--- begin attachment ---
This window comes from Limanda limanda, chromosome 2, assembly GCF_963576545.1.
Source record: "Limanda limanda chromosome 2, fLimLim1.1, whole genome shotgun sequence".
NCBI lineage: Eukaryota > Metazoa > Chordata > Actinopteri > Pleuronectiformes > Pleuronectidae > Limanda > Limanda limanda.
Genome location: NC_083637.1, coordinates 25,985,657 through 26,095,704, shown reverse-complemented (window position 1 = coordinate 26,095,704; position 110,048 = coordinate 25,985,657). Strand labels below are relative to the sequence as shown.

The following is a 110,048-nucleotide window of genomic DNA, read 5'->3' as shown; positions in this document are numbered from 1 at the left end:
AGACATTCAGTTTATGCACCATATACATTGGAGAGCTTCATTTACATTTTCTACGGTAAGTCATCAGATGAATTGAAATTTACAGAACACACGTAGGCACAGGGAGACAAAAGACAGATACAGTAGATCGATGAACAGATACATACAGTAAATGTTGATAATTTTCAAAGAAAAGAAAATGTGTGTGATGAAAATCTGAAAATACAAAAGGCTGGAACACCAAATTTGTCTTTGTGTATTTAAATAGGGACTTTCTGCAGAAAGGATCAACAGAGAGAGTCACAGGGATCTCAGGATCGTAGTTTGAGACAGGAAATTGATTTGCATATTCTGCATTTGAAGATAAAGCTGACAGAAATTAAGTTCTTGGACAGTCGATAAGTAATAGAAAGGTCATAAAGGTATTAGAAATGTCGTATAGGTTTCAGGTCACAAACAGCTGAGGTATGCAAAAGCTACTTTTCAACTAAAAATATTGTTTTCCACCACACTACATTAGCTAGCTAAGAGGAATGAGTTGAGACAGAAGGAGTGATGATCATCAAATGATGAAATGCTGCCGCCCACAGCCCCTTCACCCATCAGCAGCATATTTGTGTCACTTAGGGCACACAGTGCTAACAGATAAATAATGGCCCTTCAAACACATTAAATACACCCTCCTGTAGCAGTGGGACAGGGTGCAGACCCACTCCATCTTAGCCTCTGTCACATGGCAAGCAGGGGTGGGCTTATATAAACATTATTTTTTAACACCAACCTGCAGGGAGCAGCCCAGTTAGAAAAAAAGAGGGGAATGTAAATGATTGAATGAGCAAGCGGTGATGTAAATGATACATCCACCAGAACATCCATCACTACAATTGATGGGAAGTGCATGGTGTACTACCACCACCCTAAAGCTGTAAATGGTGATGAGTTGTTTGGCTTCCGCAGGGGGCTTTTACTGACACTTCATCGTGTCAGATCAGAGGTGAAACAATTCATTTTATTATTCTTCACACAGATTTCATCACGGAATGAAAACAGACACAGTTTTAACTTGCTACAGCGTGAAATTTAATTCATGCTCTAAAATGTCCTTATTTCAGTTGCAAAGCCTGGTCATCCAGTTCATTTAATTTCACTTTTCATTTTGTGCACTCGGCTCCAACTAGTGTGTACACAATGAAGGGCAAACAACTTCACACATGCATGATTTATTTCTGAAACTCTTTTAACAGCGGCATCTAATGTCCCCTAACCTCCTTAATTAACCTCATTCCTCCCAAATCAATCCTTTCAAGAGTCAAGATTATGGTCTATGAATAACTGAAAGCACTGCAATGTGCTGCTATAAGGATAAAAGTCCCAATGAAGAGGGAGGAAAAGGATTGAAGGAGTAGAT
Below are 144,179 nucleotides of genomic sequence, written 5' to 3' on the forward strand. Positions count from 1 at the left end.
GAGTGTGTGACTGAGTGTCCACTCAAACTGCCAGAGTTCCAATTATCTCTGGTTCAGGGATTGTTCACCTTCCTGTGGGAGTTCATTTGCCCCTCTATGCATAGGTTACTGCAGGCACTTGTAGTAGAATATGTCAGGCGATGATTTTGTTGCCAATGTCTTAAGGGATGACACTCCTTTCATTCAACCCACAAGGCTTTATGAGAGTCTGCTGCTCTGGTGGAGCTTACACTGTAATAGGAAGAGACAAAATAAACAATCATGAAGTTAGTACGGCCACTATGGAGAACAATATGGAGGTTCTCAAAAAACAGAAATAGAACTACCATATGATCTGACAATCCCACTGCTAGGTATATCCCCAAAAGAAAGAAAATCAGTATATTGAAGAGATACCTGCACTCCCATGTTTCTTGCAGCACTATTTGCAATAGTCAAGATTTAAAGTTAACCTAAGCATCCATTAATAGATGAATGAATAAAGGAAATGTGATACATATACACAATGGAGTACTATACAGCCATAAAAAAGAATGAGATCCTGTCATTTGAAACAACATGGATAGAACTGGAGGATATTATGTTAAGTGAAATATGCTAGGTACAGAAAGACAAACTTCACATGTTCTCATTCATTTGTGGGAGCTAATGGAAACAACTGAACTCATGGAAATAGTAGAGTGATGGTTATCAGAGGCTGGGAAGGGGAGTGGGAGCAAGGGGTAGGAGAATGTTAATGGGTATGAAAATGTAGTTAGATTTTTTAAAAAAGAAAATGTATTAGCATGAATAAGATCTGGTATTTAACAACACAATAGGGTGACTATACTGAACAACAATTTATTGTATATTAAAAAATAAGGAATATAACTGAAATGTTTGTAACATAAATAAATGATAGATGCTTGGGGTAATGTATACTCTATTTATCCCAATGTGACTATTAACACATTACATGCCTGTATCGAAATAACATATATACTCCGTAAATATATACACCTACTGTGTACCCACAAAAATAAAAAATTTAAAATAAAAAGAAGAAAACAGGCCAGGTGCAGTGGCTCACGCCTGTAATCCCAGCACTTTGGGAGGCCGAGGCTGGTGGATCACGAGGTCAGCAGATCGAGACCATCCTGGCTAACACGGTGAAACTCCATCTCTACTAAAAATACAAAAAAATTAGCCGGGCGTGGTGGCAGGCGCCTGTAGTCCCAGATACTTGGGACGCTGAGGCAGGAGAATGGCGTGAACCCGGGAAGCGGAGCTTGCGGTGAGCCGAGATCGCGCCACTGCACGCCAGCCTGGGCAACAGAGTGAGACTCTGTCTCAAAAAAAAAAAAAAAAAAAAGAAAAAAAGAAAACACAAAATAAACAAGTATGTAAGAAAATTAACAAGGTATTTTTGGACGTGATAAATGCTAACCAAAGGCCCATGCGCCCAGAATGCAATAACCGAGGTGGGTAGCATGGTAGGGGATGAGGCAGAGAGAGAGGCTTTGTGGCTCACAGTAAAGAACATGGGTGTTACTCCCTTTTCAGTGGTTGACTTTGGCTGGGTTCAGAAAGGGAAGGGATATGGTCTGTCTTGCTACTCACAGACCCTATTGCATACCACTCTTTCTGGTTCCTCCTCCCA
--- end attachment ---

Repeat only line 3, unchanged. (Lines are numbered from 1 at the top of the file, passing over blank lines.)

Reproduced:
NCBI lineage: Eukaryota > Metazoa > Chordata > Actinopteri > Pleuronectiformes > Pleuronectidae > Limanda > Limanda limanda.